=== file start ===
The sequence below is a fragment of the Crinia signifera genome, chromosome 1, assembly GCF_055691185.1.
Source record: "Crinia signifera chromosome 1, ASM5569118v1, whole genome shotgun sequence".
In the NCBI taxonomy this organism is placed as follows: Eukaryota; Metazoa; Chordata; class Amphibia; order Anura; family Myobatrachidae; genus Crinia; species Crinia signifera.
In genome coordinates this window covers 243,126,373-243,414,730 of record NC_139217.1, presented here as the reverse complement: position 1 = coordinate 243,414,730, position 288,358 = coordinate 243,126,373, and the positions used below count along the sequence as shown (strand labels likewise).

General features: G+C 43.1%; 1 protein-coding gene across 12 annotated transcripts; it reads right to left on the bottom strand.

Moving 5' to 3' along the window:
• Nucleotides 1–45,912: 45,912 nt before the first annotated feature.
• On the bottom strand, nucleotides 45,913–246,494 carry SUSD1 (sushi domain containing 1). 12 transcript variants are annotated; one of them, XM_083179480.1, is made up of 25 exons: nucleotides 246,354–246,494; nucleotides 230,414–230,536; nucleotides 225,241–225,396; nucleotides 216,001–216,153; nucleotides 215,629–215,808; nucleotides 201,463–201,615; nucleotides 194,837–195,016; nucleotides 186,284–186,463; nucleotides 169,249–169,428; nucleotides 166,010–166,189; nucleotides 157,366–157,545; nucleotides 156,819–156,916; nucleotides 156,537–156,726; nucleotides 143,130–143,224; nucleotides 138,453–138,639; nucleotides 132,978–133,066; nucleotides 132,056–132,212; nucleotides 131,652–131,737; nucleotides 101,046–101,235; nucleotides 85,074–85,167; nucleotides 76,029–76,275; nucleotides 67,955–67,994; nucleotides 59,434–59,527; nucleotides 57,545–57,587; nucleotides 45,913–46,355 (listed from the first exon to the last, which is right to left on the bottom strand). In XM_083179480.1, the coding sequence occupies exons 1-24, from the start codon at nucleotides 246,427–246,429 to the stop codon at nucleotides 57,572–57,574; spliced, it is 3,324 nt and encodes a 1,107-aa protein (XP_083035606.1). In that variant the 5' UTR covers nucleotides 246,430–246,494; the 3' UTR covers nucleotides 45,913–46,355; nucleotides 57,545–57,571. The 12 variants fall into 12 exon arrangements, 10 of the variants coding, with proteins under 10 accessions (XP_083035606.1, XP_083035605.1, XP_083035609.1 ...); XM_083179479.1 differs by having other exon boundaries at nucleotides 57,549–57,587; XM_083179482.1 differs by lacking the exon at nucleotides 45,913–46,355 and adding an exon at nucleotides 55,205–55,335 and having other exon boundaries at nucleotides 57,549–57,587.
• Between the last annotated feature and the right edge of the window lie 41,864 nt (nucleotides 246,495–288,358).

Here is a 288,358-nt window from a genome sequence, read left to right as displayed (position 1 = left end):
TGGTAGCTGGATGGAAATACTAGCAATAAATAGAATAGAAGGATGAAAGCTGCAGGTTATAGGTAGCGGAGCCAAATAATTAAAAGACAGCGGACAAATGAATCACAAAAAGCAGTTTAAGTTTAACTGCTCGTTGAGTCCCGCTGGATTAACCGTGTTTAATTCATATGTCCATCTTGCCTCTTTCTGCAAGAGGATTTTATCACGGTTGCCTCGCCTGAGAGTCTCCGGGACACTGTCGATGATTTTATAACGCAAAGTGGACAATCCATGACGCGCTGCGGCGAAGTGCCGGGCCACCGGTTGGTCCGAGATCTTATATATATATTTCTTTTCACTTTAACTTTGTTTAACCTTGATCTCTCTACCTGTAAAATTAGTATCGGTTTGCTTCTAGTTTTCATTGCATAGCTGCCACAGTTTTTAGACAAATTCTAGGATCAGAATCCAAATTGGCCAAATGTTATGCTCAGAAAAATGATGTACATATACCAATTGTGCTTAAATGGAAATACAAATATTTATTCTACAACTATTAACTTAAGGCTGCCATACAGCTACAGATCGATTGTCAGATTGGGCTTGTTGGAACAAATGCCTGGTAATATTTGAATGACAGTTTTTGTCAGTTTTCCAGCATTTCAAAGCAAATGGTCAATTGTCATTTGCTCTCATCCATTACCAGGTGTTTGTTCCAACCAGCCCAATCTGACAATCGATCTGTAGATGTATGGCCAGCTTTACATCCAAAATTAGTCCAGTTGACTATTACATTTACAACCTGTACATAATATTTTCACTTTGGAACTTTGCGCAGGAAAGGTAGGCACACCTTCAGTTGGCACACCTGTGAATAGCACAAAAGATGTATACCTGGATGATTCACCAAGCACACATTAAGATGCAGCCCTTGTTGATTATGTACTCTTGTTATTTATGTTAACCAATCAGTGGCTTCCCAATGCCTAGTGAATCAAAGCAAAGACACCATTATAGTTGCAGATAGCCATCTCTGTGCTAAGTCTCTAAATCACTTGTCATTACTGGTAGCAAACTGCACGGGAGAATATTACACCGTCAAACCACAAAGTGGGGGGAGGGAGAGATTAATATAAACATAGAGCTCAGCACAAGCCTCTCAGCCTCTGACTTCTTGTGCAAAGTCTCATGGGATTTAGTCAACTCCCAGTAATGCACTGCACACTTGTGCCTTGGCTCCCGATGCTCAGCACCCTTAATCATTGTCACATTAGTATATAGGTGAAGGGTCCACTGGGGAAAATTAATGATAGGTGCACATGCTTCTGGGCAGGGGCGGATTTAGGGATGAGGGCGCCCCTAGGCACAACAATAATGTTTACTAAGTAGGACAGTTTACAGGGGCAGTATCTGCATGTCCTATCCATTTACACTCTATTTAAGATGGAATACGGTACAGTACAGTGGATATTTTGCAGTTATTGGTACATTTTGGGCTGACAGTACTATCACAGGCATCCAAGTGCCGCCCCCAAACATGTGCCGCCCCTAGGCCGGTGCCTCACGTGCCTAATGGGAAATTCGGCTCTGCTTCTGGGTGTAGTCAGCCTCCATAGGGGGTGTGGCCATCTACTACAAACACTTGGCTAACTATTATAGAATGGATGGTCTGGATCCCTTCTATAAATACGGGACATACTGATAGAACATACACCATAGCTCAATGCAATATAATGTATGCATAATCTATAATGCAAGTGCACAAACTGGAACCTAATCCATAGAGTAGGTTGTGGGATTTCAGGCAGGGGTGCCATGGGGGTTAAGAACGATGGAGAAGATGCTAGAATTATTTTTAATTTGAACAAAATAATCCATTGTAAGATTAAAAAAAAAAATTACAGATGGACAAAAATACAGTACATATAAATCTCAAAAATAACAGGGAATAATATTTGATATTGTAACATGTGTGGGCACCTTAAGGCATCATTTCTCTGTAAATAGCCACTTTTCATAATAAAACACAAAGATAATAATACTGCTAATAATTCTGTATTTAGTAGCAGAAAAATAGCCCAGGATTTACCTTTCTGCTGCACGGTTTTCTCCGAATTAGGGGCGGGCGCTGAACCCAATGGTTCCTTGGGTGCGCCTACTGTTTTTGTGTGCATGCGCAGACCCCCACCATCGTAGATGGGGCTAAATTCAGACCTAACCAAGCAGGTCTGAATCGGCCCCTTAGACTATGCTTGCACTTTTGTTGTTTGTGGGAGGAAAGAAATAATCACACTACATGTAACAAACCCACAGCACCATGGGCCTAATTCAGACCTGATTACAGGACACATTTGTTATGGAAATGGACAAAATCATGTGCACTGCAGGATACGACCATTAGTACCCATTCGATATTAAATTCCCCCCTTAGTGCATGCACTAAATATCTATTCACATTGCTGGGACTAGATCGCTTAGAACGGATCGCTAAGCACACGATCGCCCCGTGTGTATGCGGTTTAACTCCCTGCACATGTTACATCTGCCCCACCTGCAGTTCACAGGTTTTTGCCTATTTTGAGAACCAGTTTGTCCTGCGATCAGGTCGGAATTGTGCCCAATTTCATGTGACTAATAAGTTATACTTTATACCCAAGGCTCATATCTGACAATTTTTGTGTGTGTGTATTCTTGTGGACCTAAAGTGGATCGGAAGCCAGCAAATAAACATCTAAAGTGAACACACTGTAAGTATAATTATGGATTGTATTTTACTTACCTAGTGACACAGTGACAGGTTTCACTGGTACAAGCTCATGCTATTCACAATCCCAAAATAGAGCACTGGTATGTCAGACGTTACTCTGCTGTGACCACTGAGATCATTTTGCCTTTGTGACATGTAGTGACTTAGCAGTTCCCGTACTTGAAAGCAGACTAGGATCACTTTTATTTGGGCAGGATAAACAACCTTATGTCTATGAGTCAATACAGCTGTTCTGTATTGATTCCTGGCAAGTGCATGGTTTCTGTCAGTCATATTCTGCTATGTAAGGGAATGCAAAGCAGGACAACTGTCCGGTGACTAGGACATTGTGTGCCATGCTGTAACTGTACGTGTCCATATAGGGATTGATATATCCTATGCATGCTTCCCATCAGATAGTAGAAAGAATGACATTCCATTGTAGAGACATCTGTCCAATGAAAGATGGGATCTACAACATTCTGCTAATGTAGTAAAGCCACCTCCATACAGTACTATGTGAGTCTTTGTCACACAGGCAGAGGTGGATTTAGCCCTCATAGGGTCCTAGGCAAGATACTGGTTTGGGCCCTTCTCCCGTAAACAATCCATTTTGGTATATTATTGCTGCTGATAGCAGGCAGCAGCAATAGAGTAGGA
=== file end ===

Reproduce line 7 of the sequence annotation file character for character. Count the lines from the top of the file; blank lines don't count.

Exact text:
• Nucleotides 1–45,912: 45,912 nt before the first annotated feature.